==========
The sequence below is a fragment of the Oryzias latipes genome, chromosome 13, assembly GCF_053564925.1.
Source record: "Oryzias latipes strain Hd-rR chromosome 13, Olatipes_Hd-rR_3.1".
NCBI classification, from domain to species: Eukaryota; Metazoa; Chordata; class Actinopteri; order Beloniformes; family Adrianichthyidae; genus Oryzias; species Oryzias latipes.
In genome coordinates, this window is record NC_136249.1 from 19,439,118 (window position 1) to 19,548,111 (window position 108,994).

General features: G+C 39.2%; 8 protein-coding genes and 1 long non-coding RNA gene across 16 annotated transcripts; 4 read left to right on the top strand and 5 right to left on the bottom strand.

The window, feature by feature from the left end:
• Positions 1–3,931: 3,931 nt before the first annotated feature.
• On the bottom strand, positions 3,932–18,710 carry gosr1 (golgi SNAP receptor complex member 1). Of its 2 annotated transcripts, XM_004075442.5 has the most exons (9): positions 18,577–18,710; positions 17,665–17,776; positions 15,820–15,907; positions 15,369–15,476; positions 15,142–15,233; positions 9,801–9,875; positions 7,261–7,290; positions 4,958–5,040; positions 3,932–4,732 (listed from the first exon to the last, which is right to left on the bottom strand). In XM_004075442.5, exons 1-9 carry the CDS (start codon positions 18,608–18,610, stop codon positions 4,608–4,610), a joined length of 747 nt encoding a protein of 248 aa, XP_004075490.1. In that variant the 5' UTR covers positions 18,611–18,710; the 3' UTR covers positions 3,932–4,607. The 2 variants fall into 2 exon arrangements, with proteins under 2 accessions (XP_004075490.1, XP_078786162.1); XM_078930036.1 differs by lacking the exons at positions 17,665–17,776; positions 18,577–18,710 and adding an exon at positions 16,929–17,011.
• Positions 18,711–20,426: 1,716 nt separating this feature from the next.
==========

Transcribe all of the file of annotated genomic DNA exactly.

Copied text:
The sequence below is a fragment of the Oryzias latipes genome, chromosome 13, assembly GCF_053564925.1.
Source record: "Oryzias latipes strain Hd-rR chromosome 13, Olatipes_Hd-rR_3.1".
NCBI classification, from domain to species: Eukaryota; Metazoa; Chordata; class Actinopteri; order Beloniformes; family Adrianichthyidae; genus Oryzias; species Oryzias latipes.
In genome coordinates, this window is record NC_136249.1 from 19,439,118 (window position 1) to 19,548,111 (window position 108,994).

General features: G+C 39.2%; 8 protein-coding genes and 1 long non-coding RNA gene across 16 annotated transcripts; 4 read left to right on the top strand and 5 right to left on the bottom strand.

The window, feature by feature from the left end:
• Positions 1–3,931: 3,931 nt before the first annotated feature.
• On the bottom strand, positions 3,932–18,710 carry gosr1 (golgi SNAP receptor complex member 1). Of its 2 annotated transcripts, XM_004075442.5 has the most exons (9): positions 18,577–18,710; positions 17,665–17,776; positions 15,820–15,907; positions 15,369–15,476; positions 15,142–15,233; positions 9,801–9,875; positions 7,261–7,290; positions 4,958–5,040; positions 3,932–4,732 (listed from the first exon to the last, which is right to left on the bottom strand). In XM_004075442.5, exons 1-9 carry the CDS (start codon positions 18,608–18,610, stop codon positions 4,608–4,610), a joined length of 747 nt encoding a protein of 248 aa, XP_004075490.1. In that variant the 5' UTR covers positions 18,611–18,710; the 3' UTR covers positions 3,932–4,607. The 2 variants fall into 2 exon arrangements, with proteins under 2 accessions (XP_004075490.1, XP_078786162.1); XM_078930036.1 differs by lacking the exons at positions 17,665–17,776; positions 18,577–18,710 and adding an exon at positions 16,929–17,011.
• Positions 18,711–20,426: 1,716 nt separating this feature from the next.